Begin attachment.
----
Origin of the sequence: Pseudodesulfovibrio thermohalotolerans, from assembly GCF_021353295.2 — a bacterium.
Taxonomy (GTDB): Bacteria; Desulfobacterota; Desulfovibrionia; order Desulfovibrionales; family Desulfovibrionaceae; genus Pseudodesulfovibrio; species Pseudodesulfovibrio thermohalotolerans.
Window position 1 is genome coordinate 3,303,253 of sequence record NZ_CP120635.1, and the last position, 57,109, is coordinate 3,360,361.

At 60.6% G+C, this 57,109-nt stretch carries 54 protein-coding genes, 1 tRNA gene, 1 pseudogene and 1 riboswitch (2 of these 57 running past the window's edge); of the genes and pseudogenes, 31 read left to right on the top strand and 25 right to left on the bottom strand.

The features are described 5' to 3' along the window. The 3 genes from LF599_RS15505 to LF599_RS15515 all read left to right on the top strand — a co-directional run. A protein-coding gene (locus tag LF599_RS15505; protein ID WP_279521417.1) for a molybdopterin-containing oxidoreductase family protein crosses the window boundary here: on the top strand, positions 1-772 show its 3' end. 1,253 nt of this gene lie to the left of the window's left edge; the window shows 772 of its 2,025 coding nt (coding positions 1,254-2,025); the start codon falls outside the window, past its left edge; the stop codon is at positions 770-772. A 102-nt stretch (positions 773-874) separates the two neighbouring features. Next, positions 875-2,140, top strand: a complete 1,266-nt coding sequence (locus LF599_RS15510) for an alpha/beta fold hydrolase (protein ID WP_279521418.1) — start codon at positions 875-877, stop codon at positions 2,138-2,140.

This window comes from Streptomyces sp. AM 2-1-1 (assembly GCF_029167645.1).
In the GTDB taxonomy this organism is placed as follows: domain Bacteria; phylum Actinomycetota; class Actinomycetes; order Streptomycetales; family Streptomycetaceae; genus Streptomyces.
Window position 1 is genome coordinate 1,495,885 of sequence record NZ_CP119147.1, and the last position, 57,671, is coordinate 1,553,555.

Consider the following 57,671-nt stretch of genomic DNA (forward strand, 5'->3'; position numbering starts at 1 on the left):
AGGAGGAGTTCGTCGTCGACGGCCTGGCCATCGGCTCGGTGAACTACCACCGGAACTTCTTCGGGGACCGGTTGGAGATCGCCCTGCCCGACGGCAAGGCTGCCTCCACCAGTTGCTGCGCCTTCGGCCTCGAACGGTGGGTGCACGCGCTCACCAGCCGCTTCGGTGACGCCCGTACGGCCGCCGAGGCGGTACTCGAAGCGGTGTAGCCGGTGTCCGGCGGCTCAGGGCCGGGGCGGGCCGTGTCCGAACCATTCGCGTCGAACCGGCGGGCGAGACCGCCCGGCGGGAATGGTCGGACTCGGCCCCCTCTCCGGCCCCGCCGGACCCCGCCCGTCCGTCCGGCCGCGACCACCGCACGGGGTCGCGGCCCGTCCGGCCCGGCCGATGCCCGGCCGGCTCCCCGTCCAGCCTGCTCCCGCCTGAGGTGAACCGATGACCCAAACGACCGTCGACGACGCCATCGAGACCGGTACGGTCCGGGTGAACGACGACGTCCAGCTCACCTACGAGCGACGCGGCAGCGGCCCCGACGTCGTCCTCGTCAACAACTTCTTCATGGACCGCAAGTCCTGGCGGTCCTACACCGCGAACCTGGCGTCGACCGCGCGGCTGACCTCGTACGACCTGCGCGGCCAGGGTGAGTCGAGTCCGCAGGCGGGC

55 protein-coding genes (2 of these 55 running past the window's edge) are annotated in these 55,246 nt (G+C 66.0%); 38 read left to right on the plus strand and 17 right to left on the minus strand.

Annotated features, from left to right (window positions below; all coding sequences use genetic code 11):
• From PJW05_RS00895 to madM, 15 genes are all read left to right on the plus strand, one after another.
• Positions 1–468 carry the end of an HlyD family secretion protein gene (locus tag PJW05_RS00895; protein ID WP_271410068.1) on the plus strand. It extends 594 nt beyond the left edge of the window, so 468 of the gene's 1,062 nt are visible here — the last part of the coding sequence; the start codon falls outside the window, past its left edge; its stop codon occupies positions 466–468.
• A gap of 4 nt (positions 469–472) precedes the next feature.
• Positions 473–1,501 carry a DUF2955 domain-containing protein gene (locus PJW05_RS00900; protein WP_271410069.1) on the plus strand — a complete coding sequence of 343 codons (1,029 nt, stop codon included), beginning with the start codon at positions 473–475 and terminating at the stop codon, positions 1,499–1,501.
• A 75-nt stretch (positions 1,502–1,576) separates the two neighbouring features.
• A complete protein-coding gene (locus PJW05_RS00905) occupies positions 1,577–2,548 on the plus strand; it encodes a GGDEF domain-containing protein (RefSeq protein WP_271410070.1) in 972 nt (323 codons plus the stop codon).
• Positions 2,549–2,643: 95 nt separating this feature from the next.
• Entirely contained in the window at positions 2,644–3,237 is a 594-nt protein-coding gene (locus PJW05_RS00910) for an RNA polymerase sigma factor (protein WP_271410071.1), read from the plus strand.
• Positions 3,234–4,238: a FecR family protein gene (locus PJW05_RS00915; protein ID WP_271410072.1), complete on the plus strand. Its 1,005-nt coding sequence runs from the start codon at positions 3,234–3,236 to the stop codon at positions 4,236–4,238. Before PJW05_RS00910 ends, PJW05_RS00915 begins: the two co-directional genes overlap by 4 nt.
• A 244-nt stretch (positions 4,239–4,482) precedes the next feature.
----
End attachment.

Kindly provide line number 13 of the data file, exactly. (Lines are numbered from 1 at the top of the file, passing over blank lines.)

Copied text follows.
• From PJW05_RS00895 to madM, 15 genes are all read left to right on the plus strand, one after another.